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LENDING & CREDIT | Cesar Tordesillas, China
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Bad loans on the rise for China's banks

NPLs up for four consecutive quarters.

This is the the longest period of asset-quality deterioration for Chinese banks since authorities began to release such figures in 2004.

The China Banking Regulatory Commission showed soured loans rising by 22.4 billion yuan or $3.6 billion from July to September, to 478.8 billion yuan.

All types of banks saw an increase in bad loans, including the major State-owned lenders, joint-stock banks, rural banks and foreign banks.

"It was predictable since last year that both bad loans and the NPL ratio would jump in 2012 on slower economic growth, and banks set aside enough provision to cover bad loans," said Guo Tianyong, banking research director at the Central University of Finance and Economics.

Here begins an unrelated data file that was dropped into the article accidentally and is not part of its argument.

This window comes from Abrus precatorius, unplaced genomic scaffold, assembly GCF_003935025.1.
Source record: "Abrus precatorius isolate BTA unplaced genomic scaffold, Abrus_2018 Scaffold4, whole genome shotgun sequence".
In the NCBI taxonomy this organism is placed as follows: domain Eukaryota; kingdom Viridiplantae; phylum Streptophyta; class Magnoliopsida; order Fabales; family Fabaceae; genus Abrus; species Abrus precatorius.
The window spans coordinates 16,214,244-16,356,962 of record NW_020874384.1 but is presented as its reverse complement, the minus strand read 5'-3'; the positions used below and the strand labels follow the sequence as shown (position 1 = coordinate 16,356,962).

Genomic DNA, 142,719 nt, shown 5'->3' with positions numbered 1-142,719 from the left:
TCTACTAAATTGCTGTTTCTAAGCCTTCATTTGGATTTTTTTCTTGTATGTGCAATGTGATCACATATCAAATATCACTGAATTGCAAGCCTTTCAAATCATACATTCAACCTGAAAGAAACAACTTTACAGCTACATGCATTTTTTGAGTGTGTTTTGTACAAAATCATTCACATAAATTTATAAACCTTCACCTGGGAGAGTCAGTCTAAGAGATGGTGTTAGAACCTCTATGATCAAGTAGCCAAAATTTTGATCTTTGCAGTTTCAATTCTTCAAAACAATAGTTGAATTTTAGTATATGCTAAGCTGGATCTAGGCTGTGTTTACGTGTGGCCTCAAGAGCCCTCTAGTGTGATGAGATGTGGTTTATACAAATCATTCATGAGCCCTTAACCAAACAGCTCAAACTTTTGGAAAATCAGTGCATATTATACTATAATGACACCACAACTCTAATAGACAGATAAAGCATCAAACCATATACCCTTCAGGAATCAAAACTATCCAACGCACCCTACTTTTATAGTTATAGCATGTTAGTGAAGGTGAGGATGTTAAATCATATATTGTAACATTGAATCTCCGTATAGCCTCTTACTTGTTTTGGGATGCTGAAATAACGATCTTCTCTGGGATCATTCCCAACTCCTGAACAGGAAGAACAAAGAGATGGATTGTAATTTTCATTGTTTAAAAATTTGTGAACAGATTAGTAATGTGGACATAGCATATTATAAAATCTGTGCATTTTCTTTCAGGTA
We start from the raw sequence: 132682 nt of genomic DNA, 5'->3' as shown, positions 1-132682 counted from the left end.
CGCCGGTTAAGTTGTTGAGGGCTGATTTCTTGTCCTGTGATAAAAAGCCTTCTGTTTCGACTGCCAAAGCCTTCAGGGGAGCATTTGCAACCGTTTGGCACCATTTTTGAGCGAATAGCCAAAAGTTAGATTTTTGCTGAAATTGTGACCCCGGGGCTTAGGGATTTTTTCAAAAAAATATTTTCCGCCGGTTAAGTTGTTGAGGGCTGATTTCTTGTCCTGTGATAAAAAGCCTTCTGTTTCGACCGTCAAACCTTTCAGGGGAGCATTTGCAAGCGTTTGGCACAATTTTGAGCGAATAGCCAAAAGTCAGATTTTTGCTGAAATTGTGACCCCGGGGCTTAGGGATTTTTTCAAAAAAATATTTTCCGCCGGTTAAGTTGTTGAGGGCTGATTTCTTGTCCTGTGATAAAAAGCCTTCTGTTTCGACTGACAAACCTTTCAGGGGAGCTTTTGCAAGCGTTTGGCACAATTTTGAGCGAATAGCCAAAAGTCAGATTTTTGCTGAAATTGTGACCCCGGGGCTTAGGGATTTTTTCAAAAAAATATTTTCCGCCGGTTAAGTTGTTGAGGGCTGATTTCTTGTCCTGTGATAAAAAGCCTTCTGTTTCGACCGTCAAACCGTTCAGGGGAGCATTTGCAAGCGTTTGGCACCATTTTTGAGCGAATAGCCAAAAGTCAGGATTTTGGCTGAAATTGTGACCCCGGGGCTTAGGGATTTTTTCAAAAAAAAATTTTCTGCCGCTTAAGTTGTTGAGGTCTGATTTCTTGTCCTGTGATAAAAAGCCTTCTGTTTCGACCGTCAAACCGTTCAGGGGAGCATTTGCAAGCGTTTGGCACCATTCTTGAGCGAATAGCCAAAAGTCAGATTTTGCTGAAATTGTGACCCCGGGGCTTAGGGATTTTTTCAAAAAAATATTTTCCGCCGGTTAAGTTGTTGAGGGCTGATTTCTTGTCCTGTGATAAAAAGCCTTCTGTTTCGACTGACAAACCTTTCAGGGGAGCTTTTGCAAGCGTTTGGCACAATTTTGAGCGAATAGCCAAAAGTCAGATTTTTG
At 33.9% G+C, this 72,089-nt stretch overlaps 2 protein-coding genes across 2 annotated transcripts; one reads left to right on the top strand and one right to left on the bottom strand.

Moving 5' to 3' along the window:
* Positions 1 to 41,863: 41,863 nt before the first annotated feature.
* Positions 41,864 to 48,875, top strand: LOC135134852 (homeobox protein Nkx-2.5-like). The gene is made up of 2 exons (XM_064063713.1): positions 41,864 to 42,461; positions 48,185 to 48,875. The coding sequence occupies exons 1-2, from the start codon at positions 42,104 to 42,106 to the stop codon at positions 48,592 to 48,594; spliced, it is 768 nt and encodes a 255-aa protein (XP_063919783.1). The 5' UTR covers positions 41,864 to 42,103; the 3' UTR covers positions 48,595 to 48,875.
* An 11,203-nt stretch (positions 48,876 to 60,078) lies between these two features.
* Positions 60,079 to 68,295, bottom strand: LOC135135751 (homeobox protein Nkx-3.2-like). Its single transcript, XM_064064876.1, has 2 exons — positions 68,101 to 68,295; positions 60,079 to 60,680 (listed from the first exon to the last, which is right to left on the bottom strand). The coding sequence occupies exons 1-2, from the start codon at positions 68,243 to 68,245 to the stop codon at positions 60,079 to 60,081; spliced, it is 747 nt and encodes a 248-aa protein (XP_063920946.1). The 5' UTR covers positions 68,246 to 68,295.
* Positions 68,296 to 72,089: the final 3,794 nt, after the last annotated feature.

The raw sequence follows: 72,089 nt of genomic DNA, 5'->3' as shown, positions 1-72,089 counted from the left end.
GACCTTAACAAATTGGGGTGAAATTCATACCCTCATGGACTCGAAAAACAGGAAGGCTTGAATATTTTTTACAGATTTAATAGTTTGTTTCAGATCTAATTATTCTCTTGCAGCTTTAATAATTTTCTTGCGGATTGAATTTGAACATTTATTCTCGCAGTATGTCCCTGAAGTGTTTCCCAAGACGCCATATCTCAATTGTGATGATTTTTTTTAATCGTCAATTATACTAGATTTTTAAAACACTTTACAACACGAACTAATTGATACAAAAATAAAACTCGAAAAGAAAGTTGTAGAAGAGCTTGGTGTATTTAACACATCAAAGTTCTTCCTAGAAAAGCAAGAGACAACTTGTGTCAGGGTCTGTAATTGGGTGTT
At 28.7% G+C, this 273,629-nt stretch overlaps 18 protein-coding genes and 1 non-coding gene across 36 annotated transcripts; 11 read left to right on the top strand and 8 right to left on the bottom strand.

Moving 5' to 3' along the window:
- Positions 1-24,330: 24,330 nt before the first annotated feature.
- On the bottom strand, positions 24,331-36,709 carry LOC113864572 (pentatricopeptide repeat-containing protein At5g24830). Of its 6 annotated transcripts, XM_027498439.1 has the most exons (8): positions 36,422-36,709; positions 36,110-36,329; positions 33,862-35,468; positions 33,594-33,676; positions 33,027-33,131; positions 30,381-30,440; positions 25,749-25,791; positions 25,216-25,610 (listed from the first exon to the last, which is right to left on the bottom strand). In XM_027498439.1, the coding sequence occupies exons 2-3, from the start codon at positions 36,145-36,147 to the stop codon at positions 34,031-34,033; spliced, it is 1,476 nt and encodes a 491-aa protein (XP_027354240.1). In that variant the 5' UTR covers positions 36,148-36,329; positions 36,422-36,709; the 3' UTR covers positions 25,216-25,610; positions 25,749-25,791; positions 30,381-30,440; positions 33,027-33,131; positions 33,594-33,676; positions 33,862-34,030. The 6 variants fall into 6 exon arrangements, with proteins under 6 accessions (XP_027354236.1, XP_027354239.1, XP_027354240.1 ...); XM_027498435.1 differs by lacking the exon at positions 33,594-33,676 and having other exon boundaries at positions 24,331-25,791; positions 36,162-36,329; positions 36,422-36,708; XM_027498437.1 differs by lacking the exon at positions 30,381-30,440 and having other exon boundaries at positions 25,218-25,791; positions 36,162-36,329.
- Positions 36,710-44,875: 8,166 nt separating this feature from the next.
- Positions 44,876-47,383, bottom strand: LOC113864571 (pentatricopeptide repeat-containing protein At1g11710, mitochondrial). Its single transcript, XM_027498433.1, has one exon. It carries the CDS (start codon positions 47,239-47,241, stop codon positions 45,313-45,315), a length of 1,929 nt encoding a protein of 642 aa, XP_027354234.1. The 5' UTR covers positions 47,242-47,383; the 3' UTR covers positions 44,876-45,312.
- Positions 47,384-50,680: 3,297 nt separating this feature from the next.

The NPL ratio against total outstanding loans stood at 0.95 percent by the end of September, up by 0.01 percentage point from three months earlier.

Liu Yuhui, director of the financial lab at the Chinese Academy of Social Sciences, said it is hard to measure how big the risks are, given that banks still have great flexibility when classifying loans. Thus, the figures might not be reliable.

Wang Kang, general manager for financial planning at China Citic Bank, said bad loans among lenders would continue to rise, as some small and medium-sized enterprises continue to face challenges amid an uncertain economic rebound.

Media reports in October said banks are reviewing their loans to industries such as manufacturing, wholesale and retail, property, construction, transportation, electricity and gas, and water supply.

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